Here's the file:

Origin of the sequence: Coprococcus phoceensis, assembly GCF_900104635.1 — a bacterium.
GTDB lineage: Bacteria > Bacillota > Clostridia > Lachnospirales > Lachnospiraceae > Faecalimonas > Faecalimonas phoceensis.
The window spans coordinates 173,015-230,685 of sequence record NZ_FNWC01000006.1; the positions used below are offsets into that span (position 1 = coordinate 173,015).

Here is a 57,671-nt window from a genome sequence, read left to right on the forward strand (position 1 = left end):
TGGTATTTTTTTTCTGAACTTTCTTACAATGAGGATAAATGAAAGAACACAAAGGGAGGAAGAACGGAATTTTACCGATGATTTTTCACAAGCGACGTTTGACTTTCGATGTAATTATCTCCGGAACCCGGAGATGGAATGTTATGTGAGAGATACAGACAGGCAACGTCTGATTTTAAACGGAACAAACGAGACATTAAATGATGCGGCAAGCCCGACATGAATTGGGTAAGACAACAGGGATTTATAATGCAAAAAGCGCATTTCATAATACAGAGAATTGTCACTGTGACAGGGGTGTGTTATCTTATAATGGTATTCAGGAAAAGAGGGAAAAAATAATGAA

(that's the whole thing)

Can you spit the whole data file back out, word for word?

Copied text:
Origin of the sequence: Coprococcus phoceensis, assembly GCF_900104635.1 — a bacterium.
GTDB lineage: Bacteria > Bacillota > Clostridia > Lachnospirales > Lachnospiraceae > Faecalimonas > Faecalimonas phoceensis.
The window spans coordinates 173,015-230,685 of sequence record NZ_FNWC01000006.1; the positions used below are offsets into that span (position 1 = coordinate 173,015).

Here is a 57,671-nt window from a genome sequence, read left to right on the forward strand (position 1 = left end):
TGGTATTTTTTTTCTGAACTTTCTTACAATGAGGATAAATGAAAGAACACAAAGGGAGGAAGAACGGAATTTTACCGATGATTTTTCACAAGCGACGTTTGACTTTCGATGTAATTATCTCCGGAACCCGGAGATGGAATGTTATGTGAGAGATACAGACAGGCAACGTCTGATTTTAAACGGAACAAACGAGACATTAAATGATGCGGCAAGCCCGACATGAATTGGGTAAGACAACAGGGATTTATAATGCAAAAAGCGCATTTCATAATACAGAGAATTGTCACTGTGACAGGGGTGTGTTATCTTATAATGGTATTCAGGAAAAGAGGGAAAAAATAATGAA